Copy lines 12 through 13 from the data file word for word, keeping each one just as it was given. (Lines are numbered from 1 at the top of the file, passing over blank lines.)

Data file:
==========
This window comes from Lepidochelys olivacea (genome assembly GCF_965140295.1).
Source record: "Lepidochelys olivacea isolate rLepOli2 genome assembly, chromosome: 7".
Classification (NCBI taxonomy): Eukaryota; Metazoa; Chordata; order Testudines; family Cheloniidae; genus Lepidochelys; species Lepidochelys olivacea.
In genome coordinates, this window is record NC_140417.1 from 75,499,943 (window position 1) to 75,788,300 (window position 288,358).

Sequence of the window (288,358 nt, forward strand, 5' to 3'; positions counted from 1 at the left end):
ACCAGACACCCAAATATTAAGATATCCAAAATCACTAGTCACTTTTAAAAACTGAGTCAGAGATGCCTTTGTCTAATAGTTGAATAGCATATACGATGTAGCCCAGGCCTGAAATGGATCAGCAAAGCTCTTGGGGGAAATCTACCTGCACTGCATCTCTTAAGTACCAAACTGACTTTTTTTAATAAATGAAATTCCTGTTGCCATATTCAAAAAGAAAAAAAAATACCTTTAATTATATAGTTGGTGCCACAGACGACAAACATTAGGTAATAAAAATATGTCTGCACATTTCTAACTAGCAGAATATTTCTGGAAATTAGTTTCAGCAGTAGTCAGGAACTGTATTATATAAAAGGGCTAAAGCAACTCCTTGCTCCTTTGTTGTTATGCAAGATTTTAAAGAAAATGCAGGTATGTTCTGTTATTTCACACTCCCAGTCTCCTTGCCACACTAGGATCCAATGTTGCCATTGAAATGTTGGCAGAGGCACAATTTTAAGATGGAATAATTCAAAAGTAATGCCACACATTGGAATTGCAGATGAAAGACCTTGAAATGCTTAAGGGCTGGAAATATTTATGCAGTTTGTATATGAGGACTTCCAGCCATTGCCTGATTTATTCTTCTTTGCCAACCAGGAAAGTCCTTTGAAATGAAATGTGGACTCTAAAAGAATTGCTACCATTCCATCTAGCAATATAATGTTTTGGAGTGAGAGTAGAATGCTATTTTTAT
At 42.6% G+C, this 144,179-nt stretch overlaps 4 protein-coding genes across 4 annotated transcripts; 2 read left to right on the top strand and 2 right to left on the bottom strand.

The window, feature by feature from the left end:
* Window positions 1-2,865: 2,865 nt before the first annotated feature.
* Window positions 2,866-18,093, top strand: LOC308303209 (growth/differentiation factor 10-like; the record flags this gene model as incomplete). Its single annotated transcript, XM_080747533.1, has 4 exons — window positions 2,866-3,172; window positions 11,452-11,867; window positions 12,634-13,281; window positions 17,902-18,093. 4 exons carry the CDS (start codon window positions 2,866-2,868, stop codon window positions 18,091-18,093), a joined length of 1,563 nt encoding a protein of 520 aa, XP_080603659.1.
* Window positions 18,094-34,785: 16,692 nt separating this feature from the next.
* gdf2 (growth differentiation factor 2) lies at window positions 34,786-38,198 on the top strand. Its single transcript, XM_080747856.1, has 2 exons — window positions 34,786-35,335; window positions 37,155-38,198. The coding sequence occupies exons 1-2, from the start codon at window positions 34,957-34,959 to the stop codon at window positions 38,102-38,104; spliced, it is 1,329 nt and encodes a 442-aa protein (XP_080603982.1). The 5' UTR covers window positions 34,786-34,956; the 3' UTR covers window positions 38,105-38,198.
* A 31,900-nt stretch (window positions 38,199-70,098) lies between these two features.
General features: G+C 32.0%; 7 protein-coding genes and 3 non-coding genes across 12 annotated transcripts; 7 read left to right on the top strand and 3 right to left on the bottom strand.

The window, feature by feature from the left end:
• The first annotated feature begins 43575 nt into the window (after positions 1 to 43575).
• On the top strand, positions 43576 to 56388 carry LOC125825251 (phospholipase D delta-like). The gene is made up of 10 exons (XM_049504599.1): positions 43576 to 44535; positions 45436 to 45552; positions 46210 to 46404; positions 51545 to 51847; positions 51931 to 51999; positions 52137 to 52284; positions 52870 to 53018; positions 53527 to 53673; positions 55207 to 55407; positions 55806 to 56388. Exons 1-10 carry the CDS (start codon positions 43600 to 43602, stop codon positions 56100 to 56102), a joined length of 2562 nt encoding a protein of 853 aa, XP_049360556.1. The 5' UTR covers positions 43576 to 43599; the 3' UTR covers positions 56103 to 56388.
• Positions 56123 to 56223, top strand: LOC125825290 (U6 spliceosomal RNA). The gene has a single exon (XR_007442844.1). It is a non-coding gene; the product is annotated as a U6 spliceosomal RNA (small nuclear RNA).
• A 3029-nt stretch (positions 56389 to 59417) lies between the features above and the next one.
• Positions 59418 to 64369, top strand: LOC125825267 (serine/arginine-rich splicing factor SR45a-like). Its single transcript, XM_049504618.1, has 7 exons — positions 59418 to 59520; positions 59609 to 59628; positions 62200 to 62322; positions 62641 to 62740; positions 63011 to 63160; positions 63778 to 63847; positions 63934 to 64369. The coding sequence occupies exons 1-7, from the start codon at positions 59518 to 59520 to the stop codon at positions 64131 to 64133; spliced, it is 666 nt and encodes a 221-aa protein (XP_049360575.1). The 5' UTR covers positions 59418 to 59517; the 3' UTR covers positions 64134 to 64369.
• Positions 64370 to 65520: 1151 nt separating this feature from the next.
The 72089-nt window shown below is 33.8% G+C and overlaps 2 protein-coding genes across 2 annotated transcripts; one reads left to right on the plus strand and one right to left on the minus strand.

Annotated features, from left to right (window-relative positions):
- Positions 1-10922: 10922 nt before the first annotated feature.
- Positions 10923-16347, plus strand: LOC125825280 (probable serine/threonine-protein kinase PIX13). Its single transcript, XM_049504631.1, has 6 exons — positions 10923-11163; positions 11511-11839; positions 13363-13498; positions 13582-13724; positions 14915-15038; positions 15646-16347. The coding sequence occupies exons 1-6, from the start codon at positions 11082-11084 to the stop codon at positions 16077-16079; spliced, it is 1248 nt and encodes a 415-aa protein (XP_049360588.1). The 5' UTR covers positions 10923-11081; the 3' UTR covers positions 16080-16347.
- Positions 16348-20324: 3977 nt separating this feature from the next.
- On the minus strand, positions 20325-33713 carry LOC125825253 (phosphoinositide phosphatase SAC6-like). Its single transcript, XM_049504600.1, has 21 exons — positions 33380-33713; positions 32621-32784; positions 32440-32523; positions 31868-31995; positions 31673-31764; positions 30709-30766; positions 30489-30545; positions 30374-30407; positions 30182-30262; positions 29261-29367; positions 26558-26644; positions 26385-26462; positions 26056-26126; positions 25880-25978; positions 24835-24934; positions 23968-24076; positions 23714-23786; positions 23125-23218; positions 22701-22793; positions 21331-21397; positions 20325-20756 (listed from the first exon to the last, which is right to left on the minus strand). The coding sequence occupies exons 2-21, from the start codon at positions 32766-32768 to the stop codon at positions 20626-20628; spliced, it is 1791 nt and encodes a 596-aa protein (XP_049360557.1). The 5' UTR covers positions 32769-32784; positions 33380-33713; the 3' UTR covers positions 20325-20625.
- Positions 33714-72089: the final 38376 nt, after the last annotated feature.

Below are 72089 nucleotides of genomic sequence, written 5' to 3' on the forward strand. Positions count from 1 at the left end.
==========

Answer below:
* gdf2 (growth differentiation factor 2) lies at window positions 34,786-38,198 on the top strand. Its single transcript, XM_080747856.1, has 2 exons — window positions 34,786-35,335; window positions 37,155-38,198. The coding sequence occupies exons 1-2, from the start codon at window positions 34,957-34,959 to the stop codon at window positions 38,102-38,104; spliced, it is 1,329 nt and encodes a 442-aa protein (XP_080603982.1). The 5' UTR covers window positions 34,786-34,956; the 3' UTR covers window positions 38,105-38,198.
* A 31,900-nt stretch (window positions 38,199-70,098) lies between these two features.